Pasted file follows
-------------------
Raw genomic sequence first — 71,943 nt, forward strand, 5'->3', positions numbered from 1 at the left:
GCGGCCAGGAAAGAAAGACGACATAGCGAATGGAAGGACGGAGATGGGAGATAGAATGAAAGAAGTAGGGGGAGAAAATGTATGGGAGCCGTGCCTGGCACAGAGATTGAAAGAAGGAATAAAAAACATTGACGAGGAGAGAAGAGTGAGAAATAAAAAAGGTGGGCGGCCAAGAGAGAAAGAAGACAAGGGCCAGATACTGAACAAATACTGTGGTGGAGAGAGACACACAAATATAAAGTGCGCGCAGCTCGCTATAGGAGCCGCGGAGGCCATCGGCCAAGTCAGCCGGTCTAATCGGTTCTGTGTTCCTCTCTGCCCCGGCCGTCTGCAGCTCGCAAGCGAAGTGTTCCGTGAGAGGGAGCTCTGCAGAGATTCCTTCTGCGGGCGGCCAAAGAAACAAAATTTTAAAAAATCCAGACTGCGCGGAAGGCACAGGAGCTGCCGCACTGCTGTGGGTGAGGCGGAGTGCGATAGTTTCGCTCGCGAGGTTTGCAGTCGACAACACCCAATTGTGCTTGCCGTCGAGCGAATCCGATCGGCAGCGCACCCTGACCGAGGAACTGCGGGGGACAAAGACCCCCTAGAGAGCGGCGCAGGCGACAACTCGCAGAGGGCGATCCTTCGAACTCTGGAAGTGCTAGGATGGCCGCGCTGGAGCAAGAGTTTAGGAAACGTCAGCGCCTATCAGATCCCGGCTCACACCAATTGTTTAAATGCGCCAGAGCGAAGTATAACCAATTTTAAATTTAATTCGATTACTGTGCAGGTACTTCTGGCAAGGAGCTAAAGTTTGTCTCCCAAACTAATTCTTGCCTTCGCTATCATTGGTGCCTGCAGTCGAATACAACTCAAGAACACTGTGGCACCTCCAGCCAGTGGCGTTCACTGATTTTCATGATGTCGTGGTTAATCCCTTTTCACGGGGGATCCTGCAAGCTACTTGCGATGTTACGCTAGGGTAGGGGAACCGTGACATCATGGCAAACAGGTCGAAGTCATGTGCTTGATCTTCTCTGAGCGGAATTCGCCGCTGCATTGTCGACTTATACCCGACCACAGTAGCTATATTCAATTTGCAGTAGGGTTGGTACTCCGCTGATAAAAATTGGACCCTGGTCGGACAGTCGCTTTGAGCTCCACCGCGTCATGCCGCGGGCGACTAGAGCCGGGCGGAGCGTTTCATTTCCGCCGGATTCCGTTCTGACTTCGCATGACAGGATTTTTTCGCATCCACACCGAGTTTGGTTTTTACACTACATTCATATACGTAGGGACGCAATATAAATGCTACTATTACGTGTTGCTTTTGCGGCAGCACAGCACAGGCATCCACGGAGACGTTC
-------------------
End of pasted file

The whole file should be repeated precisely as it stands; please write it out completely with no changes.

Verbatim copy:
Raw genomic sequence first — 71,943 nt, forward strand, 5'->3', positions numbered from 1 at the left:
GCGGCCAGGAAAGAAAGACGACATAGCGAATGGAAGGACGGAGATGGGAGATAGAATGAAAGAAGTAGGGGGAGAAAATGTATGGGAGCCGTGCCTGGCACAGAGATTGAAAGAAGGAATAAAAAACATTGACGAGGAGAGAAGAGTGAGAAATAAAAAAGGTGGGCGGCCAAGAGAGAAAGAAGACAAGGGCCAGATACTGAACAAATACTGTGGTGGAGAGAGACACACAAATATAAAGTGCGCGCAGCTCGCTATAGGAGCCGCGGAGGCCATCGGCCAAGTCAGCCGGTCTAATCGGTTCTGTGTTCCTCTCTGCCCCGGCCGTCTGCAGCTCGCAAGCGAAGTGTTCCGTGAGAGGGAGCTCTGCAGAGATTCCTTCTGCGGGCGGCCAAAGAAACAAAATTTTAAAAAATCCAGACTGCGCGGAAGGCACAGGAGCTGCCGCACTGCTGTGGGTGAGGCGGAGTGCGATAGTTTCGCTCGCGAGGTTTGCAGTCGACAACACCCAATTGTGCTTGCCGTCGAGCGAATCCGATCGGCAGCGCACCCTGACCGAGGAACTGCGGGGGACAAAGACCCCCTAGAGAGCGGCGCAGGCGACAACTCGCAGAGGGCGATCCTTCGAACTCTGGAAGTGCTAGGATGGCCGCGCTGGAGCAAGAGTTTAGGAAACGTCAGCGCCTATCAGATCCCGGCTCACACCAATTGTTTAAATGCGCCAGAGCGAAGTATAACCAATTTTAAATTTAATTCGATTACTGTGCAGGTACTTCTGGCAAGGAGCTAAAGTTTGTCTCCCAAACTAATTCTTGCCTTCGCTATCATTGGTGCCTGCAGTCGAATACAACTCAAGAACACTGTGGCACCTCCAGCCAGTGGCGTTCACTGATTTTCATGATGTCGTGGTTAATCCCTTTTCACGGGGGATCCTGCAAGCTACTTGCGATGTTACGCTAGGGTAGGGGAACCGTGACATCATGGCAAACAGGTCGAAGTCATGTGCTTGATCTTCTCTGAGCGGAATTCGCCGCTGCATTGTCGACTTATACCCGACCACAGTAGCTATATTCAATTTGCAGTAGGGTTGGTACTCCGCTGATAAAAATTGGACCCTGGTCGGACAGTCGCTTTGAGCTCCACCGCGTCATGCCGCGGGCGACTAGAGCCGGGCGGAGCGTTTCATTTCCGCCGGATTCCGTTCTGACTTCGCATGACAGGATTTTTTCGCATCCACACCGAGTTTGGTTTTTACACTACATTCATATACGTAGGGACGCAATATAAATGCTACTATTACGTGTTGCTTTTGCGGCAGCACAGCACAGGCATCCACGGAGACGTTC